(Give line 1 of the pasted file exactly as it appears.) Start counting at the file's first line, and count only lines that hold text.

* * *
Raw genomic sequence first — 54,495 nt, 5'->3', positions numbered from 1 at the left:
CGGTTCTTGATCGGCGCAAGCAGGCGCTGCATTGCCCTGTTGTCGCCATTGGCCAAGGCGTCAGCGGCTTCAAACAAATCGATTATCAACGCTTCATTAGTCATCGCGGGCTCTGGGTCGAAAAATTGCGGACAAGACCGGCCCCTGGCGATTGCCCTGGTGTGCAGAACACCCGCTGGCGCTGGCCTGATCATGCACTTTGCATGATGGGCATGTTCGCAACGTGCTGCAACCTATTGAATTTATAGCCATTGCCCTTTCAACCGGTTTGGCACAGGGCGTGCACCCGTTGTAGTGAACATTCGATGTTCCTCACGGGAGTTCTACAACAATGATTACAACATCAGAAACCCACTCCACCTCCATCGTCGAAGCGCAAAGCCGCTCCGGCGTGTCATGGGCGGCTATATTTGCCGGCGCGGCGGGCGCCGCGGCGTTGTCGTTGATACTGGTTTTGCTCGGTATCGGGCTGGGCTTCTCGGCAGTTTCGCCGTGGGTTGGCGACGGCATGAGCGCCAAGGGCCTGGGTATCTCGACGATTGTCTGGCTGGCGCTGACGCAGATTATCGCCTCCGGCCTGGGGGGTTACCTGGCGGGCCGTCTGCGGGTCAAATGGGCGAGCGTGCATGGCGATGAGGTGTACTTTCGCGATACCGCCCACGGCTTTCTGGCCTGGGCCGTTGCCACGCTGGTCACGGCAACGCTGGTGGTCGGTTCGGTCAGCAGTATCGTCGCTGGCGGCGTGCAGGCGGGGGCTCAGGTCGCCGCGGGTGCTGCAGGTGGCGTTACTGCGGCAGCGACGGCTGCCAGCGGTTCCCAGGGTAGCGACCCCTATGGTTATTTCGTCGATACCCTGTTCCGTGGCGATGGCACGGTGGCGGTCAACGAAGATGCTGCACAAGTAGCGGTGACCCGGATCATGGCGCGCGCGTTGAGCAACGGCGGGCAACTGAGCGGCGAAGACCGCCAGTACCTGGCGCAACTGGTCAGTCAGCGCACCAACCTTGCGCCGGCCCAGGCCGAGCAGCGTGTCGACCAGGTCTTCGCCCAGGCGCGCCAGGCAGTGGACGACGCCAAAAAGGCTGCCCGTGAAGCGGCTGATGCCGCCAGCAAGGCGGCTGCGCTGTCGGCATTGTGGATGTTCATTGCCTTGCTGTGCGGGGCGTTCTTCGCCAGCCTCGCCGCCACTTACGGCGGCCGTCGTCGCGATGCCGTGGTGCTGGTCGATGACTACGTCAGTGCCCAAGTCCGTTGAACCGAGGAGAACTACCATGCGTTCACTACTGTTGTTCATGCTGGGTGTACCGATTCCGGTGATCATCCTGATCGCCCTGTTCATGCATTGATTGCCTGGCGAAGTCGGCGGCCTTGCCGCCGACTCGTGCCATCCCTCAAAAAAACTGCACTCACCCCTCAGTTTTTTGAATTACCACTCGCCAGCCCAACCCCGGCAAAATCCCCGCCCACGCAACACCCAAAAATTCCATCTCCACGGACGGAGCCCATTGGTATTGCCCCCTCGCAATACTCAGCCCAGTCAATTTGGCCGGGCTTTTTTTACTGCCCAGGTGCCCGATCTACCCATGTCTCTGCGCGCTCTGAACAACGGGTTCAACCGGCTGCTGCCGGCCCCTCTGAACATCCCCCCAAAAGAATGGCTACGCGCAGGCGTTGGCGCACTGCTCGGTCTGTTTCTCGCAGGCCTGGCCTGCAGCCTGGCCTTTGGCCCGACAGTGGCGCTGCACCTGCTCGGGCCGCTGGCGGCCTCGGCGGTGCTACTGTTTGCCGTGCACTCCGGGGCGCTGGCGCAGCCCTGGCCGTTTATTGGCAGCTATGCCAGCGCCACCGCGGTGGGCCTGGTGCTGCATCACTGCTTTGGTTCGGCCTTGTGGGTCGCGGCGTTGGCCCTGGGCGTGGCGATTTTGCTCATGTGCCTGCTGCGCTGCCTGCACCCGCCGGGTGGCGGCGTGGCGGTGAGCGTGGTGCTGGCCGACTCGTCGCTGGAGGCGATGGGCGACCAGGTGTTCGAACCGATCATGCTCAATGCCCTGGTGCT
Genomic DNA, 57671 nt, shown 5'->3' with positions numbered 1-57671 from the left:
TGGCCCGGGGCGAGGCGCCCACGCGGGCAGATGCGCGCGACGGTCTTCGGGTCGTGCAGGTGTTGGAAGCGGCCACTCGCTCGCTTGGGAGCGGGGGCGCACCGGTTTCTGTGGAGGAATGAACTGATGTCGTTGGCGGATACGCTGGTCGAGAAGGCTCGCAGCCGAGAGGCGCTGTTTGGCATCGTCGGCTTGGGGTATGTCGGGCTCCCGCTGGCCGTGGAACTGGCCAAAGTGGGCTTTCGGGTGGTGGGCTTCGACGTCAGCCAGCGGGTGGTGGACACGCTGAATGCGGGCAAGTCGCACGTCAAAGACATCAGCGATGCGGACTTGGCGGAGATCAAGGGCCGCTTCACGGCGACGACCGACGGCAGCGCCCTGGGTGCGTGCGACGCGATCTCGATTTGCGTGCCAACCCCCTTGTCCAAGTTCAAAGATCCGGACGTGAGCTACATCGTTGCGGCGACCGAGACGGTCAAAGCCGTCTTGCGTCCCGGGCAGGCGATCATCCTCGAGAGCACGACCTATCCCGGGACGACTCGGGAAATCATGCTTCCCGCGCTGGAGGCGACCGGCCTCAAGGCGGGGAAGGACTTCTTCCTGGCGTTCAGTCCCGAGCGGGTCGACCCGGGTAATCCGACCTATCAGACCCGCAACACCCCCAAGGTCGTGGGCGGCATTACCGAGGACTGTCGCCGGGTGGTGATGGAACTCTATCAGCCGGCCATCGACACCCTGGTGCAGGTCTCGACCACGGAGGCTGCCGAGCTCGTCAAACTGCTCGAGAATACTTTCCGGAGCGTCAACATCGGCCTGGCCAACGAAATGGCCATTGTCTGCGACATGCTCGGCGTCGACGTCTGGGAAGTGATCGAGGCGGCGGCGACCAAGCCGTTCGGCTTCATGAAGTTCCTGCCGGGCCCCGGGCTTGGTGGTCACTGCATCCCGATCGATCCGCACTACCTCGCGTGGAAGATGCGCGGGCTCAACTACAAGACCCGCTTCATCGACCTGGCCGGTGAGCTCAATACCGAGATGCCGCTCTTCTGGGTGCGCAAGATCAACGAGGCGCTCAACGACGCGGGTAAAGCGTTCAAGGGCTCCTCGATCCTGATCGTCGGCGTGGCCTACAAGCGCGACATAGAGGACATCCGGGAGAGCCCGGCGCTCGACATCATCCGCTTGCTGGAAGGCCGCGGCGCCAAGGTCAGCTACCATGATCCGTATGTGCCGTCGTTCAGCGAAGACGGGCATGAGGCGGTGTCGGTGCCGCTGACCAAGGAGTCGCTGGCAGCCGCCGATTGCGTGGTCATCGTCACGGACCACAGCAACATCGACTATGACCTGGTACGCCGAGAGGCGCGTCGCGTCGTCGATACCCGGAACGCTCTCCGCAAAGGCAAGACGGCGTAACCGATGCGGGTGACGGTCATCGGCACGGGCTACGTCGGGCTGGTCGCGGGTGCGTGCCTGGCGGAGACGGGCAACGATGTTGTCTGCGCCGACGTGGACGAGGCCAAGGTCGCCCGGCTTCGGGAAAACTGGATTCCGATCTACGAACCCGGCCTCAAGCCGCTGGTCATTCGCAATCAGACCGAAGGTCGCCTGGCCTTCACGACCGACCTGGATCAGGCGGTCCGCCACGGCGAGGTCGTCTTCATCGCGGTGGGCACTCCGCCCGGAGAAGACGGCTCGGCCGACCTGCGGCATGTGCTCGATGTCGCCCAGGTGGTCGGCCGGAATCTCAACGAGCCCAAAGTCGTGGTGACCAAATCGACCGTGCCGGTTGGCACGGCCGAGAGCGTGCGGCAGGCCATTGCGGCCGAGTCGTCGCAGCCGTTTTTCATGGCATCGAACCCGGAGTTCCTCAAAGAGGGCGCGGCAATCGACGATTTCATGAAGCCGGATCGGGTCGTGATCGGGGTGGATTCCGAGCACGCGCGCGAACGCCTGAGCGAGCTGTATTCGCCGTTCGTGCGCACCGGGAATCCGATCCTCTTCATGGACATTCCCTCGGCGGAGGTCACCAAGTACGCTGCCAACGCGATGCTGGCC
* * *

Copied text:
Raw genomic sequence first — 54,495 nt, 5'->3', positions numbered from 1 at the left: